Looking back, Lori White could see the warning signs. But they weren’t big or bold enough.
So when White, a 49-year-old medical assistant for the Nisqually Tribe, got the news that her friend had taken his life in August 2014, it came with profound state of shock.
And then it turned her into an advocate for suicide prevention.
Her friend was so close to White that she refers to him as her “soul mate.” They had met four years before at a health clinic where they both worked.
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“He was fun, outgoing,” White said. “He would do anything for you.”
The Operation Desert Storm veteran and the father of two sons had post-traumatic stress disorder, according to White.
“He was quiet until he got to know you,” she said. “He would interact and joke around. Most people would not be aware he had severe depression.”
Not even White knew he was in mental anguish.
“I had no idea that this was even in the back of his mind,” she recalled. “It was shocking to me. I didn’t even think anything was wrong.
“He was depressed, but I didn’t know how depressed. He hid that very well.”
After her friend’s death, White played what she calls the “what if” game.
“What if I had gone over there? What if I had done something different?”
The first week after his death was the roughest for White.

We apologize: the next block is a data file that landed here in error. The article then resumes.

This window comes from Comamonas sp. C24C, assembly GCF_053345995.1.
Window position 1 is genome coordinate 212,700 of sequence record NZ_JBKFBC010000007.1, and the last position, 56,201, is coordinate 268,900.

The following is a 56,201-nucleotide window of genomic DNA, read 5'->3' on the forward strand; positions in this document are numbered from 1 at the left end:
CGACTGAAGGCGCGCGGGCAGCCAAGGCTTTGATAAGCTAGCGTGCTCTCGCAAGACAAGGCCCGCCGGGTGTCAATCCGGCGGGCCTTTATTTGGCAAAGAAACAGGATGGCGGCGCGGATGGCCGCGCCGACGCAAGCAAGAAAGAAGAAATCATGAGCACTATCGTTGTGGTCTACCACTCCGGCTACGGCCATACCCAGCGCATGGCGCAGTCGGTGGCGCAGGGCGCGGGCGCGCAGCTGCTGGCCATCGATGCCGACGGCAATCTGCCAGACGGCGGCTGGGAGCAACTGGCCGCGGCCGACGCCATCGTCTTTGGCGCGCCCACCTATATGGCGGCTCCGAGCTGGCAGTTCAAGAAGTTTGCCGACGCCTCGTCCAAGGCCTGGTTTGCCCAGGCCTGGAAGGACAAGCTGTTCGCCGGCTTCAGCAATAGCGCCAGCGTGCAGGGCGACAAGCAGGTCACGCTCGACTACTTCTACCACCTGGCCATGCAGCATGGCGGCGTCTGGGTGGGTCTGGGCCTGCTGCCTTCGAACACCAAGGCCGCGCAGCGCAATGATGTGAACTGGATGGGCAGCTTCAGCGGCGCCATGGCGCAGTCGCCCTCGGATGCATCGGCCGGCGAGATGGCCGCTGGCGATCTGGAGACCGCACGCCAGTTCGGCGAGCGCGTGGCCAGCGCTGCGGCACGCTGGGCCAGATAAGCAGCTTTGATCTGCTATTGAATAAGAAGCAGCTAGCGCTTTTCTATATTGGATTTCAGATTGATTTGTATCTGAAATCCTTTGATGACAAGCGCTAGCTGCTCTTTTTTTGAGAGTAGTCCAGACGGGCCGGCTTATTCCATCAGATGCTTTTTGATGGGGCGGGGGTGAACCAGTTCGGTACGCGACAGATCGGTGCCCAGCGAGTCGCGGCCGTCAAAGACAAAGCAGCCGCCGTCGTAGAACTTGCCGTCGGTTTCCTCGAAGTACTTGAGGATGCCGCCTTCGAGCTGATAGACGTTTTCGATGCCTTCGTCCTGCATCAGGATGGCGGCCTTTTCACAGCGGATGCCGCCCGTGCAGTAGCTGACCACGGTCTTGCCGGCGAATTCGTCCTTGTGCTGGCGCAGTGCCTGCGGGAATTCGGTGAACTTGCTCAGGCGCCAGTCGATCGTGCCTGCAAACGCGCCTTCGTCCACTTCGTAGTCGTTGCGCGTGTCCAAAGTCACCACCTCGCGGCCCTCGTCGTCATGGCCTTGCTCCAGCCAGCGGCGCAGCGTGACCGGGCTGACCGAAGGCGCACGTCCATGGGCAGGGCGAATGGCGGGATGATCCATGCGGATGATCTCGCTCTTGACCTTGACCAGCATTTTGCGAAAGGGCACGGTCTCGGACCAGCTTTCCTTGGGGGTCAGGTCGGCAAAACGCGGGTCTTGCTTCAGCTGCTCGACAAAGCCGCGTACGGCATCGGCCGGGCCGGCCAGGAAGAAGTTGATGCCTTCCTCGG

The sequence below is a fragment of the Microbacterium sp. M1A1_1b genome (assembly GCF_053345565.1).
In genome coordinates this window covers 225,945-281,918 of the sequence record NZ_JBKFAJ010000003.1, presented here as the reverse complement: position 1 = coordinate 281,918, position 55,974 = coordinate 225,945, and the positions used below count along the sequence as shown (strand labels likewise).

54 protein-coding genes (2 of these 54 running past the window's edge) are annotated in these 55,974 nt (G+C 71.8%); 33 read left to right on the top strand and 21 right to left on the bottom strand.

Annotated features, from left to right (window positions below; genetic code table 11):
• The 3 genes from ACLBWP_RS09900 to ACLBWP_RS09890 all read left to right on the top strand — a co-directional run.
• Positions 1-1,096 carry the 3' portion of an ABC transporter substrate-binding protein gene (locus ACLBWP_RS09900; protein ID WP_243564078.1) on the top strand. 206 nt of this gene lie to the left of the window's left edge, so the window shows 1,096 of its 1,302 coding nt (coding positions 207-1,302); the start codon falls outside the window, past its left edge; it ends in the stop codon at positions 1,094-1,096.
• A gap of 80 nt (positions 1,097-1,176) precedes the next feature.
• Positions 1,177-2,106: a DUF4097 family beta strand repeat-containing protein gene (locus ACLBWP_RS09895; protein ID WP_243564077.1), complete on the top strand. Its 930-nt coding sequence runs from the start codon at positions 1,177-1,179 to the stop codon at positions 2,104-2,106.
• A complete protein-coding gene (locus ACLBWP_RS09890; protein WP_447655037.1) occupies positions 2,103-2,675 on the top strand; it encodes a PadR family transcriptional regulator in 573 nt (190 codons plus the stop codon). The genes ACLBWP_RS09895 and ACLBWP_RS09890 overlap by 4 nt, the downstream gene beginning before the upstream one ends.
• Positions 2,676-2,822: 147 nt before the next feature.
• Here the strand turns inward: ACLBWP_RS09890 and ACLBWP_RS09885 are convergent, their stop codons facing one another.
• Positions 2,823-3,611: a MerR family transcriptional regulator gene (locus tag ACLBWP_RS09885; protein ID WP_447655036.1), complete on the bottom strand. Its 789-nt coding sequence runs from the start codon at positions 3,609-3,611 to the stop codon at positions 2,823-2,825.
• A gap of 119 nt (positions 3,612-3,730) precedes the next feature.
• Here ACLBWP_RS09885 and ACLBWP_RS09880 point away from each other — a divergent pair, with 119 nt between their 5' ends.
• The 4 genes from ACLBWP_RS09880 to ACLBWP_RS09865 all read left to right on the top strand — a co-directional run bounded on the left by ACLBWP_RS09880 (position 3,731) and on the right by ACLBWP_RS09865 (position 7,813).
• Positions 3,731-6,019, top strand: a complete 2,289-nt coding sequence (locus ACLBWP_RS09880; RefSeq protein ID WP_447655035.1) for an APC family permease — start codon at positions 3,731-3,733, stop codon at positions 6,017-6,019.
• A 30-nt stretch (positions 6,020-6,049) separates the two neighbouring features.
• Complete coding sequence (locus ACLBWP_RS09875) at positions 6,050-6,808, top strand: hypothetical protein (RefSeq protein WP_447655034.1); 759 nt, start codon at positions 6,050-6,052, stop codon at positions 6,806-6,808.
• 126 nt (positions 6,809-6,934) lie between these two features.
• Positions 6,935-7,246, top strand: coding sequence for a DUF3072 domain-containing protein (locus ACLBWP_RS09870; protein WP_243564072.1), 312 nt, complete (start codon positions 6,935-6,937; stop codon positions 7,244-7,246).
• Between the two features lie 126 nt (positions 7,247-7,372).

“I was beating myself up,” she said.
White had gone through loss and grief previously. In a one-year period, she lost both parents and a grandmother. But her friend’s death was different.
“I had the sadness, I had the anger, the denial, the guilt,” she recalled. “You have to realize that whatever you are feeling is normal. What’s normal for me isn’t going to be normal for the next person.”
About a week after her friend’s death, White had an epiphany.
“I decided that I could either do something about this or I could continue beating myself up,” she said. “I decided to take a negative and turn in to a positive.”
Suicide prevention has become a passion for White. She walked in last year’s Out of the Darkness Walk in Olympia. And she’s let it be known that she’ll talk to anyone at anytime about anything.
“It doesn’t matter if it’s midnight or 3 o’clock in the morning,” she said. “I’ve made the decision that I’m going to be there to listen.”
People have taken her up on the offer, even strangers.
“I may not know them because they are a friend of a friend,” she said.
White doesn’t present herself as a professional.
“Sometimes,” she said, “you just need someone to talk to.”